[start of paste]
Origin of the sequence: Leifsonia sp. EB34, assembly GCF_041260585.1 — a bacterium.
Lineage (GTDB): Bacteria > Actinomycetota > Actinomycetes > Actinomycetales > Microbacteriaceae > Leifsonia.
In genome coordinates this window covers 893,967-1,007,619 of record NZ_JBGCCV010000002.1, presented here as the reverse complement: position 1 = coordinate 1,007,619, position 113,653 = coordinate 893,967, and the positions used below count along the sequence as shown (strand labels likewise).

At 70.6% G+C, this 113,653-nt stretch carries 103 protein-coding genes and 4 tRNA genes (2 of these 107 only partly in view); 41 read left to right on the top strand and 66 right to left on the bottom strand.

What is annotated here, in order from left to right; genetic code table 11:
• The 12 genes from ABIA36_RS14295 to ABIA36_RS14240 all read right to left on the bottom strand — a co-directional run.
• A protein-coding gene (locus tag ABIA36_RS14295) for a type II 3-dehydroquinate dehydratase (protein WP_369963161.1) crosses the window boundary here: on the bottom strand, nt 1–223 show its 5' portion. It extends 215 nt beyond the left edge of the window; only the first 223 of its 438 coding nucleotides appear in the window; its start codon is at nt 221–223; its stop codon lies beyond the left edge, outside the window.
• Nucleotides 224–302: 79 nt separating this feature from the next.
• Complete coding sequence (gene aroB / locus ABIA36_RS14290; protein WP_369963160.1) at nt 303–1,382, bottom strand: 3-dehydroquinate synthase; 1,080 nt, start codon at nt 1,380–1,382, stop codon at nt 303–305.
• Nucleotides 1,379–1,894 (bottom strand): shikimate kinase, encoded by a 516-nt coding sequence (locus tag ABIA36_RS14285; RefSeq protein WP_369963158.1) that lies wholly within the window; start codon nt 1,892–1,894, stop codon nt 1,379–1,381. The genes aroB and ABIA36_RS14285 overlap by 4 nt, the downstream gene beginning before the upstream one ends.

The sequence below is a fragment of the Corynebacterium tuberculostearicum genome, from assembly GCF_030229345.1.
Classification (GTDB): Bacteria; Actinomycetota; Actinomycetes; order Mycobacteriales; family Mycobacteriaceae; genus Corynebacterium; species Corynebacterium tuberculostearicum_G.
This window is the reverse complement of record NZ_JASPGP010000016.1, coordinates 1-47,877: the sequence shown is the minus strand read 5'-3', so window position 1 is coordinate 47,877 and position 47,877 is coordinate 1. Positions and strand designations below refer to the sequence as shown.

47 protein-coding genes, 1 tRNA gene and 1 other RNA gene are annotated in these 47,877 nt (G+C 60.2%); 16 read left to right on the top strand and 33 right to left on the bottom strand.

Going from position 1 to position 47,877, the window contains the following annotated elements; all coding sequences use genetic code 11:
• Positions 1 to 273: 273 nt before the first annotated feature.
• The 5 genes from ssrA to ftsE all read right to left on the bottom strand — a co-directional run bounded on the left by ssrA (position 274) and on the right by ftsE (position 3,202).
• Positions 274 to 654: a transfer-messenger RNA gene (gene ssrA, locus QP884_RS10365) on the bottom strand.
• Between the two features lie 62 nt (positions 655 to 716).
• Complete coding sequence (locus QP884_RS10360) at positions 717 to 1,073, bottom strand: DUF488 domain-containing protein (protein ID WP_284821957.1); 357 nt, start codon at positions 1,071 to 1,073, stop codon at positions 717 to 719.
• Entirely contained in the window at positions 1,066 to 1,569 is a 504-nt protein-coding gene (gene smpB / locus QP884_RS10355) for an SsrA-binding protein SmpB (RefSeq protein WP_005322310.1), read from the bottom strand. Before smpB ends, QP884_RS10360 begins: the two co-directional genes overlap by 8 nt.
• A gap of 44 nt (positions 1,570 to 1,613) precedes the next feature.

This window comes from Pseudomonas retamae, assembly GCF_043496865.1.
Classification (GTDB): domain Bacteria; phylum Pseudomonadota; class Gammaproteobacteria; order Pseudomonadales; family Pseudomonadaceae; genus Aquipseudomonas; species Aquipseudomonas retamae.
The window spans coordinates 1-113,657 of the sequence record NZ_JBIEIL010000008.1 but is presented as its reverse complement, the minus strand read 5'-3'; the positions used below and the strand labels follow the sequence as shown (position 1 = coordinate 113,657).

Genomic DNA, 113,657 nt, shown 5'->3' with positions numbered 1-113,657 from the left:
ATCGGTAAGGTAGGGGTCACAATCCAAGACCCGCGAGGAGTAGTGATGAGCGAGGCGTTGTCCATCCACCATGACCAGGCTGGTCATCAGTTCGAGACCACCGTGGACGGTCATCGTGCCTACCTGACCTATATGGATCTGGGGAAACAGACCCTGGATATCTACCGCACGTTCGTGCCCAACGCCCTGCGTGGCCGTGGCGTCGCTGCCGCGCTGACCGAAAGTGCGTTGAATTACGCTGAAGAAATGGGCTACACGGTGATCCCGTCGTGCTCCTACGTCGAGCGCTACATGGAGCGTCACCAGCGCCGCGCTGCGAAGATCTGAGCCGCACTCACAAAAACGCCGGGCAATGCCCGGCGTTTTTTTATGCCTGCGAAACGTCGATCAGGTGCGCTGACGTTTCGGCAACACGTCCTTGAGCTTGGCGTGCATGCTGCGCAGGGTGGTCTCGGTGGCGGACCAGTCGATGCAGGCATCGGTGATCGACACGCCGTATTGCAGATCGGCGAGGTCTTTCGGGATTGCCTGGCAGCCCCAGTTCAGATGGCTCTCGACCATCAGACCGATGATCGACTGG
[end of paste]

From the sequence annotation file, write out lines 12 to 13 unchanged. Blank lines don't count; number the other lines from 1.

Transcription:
Classification (GTDB): Bacteria; Actinomycetota; Actinomycetes; order Mycobacteriales; family Mycobacteriaceae; genus Corynebacterium; species Corynebacterium tuberculostearicum_G.
This window is the reverse complement of record NZ_JASPGP010000016.1, coordinates 1-47,877: the sequence shown is the minus strand read 5'-3', so window position 1 is coordinate 47,877 and position 47,877 is coordinate 1. Positions and strand designations below refer to the sequence as shown.